2005 Exploitation to be kept below level of 2003. Adjustment to be made conditional on the abundance of the 2004 year class - 661 172
2006 The fishery should remain closed until information is available which assures that the stock can be rebuilt to Bpa by 2007. - 300 288
2007 The fishery should remain closed until information is available which assures that the stock can be rebuilt to Bpa by 2008. - 1734 206
2008

The fishery should only be allowed if monitoring information is available and shows that the stock can be rebuilt to Bpa by 2009.

- 4005 335
2009 The fishery should only be allowed if monitoring information is available and shows that the stock can be rebuilt to Bpa by 2010 - 400  
2010 The fishery should only be allowed if monitoring information is available and shows that the stock can be rebuilt to Bpa by 2011 -    

Weights in ‘000 t.
1 Southern stock component.
2 Northern stock component.

3 Set for zone IIIa, EC waters of Division IIa and Subarea IV.

4 EU and Norway, set at 30 June 2007.

5 EU and Norway, set at 23 July 2008.



Management
Management unit: Yes

Management Objectives

There are no explicit management objectives for this stock.
Management Advice

Management considerations

The high natural mortality of sandeel and the few year classes in the fishery make the stock size and catch opportunities largely dependent on the size of the incoming year classes.

If a real-time management using an escapement strategy is applied in 2010, the escapement target should be defined so that the SSB reaches at least Bpa in 2011. Fishing grounds that are known to be commercially depleted should be closed to fishing until there is evidence that local populations have recovered.

ICES recommends that future management should take account of the spatial structure of sandeels. Sandeel management in the North Sea is based on the assumption that there is a single stock when there is strong evidence of a number of spatially distinct (sub-)stocks. The full stock structure of sandeel in the North Sea, however, remains unclear. It is known that (sub-)stocks on the Viking/Bergen Banks, in the western North Sea off Scotland, and the (separately-managed) Shetland stock are all distinct. The present knowledge on defining (sub-)stocks off south-western Norway and in the southern North Sea is too limited to recommend specific management measures for 2010 which can take the full stock structure into account.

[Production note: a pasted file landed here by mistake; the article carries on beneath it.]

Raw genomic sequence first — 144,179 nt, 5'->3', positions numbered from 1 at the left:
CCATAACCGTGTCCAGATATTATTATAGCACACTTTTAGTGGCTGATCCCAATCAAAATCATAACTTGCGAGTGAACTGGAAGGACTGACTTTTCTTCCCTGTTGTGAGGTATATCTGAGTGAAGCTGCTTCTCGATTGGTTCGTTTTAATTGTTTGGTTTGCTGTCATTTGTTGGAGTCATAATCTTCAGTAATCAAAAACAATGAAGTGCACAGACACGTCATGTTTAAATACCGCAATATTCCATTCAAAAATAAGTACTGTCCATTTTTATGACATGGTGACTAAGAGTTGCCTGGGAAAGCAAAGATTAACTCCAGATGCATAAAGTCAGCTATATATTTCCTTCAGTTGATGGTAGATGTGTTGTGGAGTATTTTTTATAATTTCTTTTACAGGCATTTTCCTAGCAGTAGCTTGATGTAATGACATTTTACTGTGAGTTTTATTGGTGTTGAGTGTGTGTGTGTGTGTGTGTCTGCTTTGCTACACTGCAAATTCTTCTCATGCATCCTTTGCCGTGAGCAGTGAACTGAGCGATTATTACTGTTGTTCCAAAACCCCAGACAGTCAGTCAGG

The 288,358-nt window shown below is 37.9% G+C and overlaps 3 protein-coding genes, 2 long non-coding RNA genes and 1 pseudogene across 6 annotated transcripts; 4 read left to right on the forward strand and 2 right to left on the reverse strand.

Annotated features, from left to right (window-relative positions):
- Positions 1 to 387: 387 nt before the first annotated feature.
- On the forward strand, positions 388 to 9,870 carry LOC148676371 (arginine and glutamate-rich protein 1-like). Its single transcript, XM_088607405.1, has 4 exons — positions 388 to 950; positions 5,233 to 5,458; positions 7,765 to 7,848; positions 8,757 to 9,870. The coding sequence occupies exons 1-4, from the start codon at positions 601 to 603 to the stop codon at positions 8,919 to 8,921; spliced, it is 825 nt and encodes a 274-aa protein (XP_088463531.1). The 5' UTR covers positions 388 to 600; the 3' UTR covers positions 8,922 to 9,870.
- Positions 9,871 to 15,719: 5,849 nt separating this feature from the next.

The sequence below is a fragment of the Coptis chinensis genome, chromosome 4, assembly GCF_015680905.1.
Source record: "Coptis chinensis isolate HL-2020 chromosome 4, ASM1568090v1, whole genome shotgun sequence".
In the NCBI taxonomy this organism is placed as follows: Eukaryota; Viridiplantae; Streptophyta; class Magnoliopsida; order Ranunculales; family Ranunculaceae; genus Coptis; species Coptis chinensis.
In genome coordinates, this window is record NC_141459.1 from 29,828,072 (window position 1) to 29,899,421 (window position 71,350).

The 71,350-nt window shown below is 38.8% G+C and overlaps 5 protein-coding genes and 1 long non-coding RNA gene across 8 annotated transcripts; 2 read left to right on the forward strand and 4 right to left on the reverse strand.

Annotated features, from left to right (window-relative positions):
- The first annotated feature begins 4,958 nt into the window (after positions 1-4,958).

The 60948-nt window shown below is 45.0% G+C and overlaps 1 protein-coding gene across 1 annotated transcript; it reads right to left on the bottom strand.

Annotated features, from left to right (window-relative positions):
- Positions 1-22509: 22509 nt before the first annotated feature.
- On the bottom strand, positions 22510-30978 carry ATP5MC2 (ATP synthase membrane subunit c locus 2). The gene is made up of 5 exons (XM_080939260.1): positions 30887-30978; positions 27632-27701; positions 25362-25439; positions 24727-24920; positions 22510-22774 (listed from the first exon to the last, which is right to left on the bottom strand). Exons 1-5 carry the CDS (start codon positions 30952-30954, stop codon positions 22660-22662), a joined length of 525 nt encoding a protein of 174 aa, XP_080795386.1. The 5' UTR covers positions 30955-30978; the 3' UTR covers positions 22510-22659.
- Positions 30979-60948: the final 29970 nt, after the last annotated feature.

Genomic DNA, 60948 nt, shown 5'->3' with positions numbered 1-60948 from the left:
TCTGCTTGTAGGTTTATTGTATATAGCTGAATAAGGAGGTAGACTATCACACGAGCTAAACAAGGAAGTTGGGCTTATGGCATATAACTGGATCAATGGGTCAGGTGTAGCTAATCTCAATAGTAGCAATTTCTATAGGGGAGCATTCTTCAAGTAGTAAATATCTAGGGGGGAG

Impacts of fisheries on the ecosystems

Local depletion of sandeel aggregations at a distance less than 100 km from seabird colonies may affect some species of birds, especially black-legged kittiwake (Rissa tridactyla) and sandwich tern (Sterna sandvicensis), whereas the more mobile marine mammals and fish may be less vulnerable to local sandeel depletion. In the light of studies linking low sandeel availability to poor breeding success of kittiwake, all commercial fishing in the Firth of Forth area has been prohibited since 2000, except for a short-term fishery in May and June of each year for stock monitoring purposes.

A major function of sandeels in the North Sea ecosystem is the provision of food to predators, including fish, marine mammals, and seabirds. The management objectives should ensure that the stock remains high enough to provide food for predator species and prevent depletion of local aggregations, particularly in areas of predator concentration. The sandeel fishery in the area off the Scottish coast that was closed to sandeel fishery in 2000, should continue to be closed in 2010 in view of the current low productivity of the sandeel (sub-)stock in this area and to provide, as far as possible, a food supply to dependent predators. In other areas of the North Sea, avoidance of depletion at a local scale will help take account of the function of sandeels in the ecosystem.
Biological State and Trend
Exploitation rate: Undefined
Abundance level: Increased risk


Spawning biomass in relation to precautionary limits Fishing mortality in relation to precautionary limits Fishing mortality in relation to highest yield Fishing mortality in relation to agreed target Comment
Increased risk Undefined Undefined Undefined  



According to the most recent estimate of SSB (2009), ICES classifies the stock as being at risk of reduced reproductive capacity. Fishing mortality decreased between 2001 and 2007 and increased in 2008 and 2009, but the present absolute level is uncertain. In the absence of an F reference point, the state of the stock cannot be evaluated with regard to sustainable harvest
Source of information
 
ICES.2009.Report of the ICES Advisory Committee, 2009. ICES Advice, 2009.
powered by FIGIS  © FAO, 2014
Powered by FIGIS
crawl